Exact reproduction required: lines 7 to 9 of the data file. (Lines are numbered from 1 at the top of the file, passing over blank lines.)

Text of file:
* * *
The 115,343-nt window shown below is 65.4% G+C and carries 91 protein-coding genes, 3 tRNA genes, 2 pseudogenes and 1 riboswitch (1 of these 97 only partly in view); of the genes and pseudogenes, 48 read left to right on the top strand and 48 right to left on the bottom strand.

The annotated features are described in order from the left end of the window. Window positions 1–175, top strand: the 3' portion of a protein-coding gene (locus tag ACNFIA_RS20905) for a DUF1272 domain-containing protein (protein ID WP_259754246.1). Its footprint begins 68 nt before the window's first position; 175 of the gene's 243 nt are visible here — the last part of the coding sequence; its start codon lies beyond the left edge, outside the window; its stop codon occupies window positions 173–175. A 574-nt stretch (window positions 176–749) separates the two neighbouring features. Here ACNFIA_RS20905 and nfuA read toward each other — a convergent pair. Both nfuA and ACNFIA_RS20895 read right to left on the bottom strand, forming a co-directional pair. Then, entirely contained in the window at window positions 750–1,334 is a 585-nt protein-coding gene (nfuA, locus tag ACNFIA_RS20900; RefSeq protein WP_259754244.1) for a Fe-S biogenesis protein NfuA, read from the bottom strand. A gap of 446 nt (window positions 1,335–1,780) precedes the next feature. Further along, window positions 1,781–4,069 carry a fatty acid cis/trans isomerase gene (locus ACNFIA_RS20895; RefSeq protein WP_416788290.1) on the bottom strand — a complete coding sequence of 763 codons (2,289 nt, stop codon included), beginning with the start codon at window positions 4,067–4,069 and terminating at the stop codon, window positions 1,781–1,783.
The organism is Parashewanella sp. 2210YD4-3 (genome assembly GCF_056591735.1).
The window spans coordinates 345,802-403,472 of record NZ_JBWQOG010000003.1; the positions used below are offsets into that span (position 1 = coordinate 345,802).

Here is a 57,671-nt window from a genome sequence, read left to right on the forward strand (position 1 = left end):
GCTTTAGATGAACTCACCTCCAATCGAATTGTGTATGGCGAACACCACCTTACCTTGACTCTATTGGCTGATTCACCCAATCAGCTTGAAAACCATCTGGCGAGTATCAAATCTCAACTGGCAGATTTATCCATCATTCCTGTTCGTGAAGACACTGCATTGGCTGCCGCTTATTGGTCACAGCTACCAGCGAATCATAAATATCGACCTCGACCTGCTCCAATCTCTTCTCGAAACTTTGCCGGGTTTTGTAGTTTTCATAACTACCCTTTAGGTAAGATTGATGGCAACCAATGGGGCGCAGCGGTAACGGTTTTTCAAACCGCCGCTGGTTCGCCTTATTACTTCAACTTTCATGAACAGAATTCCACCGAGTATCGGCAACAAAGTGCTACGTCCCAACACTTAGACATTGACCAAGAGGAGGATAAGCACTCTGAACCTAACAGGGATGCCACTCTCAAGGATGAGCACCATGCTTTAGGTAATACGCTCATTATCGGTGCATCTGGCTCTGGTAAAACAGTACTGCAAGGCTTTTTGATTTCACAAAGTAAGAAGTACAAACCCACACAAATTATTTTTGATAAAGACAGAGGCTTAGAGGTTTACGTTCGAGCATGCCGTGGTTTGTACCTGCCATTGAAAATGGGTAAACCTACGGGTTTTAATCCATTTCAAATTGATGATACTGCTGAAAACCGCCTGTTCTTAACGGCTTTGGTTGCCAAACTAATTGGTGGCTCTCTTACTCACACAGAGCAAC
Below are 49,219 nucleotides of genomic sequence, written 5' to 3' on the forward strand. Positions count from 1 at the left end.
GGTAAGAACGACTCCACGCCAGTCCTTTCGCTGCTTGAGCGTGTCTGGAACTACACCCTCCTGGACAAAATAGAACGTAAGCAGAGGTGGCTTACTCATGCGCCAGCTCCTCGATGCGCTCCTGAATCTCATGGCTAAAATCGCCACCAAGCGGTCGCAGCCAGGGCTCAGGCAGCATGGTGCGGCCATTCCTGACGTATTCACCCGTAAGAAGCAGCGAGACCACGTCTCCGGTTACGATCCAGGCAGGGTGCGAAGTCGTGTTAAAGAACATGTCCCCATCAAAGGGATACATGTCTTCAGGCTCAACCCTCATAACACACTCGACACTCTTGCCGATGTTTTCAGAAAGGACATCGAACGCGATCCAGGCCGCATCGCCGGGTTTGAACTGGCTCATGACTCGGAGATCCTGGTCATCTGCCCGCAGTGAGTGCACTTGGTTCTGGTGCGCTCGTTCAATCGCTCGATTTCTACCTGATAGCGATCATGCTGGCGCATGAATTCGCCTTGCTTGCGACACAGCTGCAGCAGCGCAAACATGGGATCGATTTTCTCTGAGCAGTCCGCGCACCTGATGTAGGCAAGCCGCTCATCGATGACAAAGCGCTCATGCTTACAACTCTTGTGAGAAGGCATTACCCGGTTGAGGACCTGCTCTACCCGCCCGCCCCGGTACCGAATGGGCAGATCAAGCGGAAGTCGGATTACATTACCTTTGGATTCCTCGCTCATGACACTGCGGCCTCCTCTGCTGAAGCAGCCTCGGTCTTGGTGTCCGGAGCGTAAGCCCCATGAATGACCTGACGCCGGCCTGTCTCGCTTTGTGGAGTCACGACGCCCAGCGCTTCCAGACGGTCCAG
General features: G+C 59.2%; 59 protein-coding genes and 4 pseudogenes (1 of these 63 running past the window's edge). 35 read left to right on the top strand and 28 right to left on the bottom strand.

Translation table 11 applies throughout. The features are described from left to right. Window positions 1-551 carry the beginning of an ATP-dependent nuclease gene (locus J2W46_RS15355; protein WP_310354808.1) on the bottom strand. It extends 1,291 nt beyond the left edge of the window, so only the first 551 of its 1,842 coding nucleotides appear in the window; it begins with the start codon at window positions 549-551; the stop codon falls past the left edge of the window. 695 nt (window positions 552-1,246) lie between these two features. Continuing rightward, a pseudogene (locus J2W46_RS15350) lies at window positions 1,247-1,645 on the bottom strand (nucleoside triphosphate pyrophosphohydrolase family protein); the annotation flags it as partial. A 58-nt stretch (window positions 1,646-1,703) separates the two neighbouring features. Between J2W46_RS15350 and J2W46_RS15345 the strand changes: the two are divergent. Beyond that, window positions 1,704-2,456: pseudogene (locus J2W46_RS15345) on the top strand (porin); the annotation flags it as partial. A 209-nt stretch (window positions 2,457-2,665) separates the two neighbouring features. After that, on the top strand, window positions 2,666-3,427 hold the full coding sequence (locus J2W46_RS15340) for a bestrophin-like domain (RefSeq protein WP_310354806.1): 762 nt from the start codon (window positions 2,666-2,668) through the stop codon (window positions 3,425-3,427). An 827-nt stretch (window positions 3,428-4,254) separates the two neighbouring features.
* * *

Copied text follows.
Below are 49,219 nucleotides of genomic sequence, written 5' to 3' on the forward strand. Positions count from 1 at the left end.
GGTAAGAACGACTCCACGCCAGTCCTTTCGCTGCTTGAGCGTGTCTGGAACTACACCCTCCTGGACAAAATAGAACGTAAGCAGAGGTGGCTTACTCATGCGCCAGCTCCTCGATGCGCTCCTGAATCTCATGGCTAAAATCGCCACCAAGCGGTCGCAGCCAGGGCTCAGGCAGCATGGTGCGGCCATTCCTGACGTATTCACCCGTAAGAAGCAGCGAGACCACGTCTCCGGTTACGATCCAGGCAGGGTGCGAAGTCGTGTTAAAGAACATGTCCCCATCAAAGGGATACATGTCTTCAGGCTCAACCCTCATAACACACTCGACACTCTTGCCGATGTTTTCAGAAAGGACATCGAACGCGATCCAGGCCGCATCGCCGGGTTTGAACTGGCTCATGACTCGGAGATCCTGGTCATCTGCCCGCAGTGAGTGCACTTGGTTCTGGTGCGCTCGTTCAATCGCTCGATTTCTACCTGATAGCGATCATGCTGGCGCATGAATTCGCCTTGCTTGCGACACAGCTGCAGCAGCGCAAACATGGGATCGATTTTCTCTGAGCAGTCCGCGCACCTGATGTAGGCAAGCCGCTCATCGATGACAAAGCGCTCATGCTTACAACTCTTGTGAGAAGGCATTACCCGGTTGAGGACCTGCTCTACCCGCCCGCCCCGGTACCGAATGGGCAGATCAAGCGGAAGTCGGATTACATTACCTTTGGATTCCTCGCTCATGACACTGCGGCCTCCTCTGCTGAAGCAGCCTCGGTCTTGGTGTCCGGAGCGTAAGCCCCATGAATGACCTGACGCCGGCCTGTCTCGCTTTGTGGAGTCACGACGCCCAGCGCTTCCAGACGGTCCAG
General features: G+C 59.2%; 59 protein-coding genes and 4 pseudogenes (1 of these 63 running past the window's edge). 35 read left to right on the top strand and 28 right to left on the bottom strand.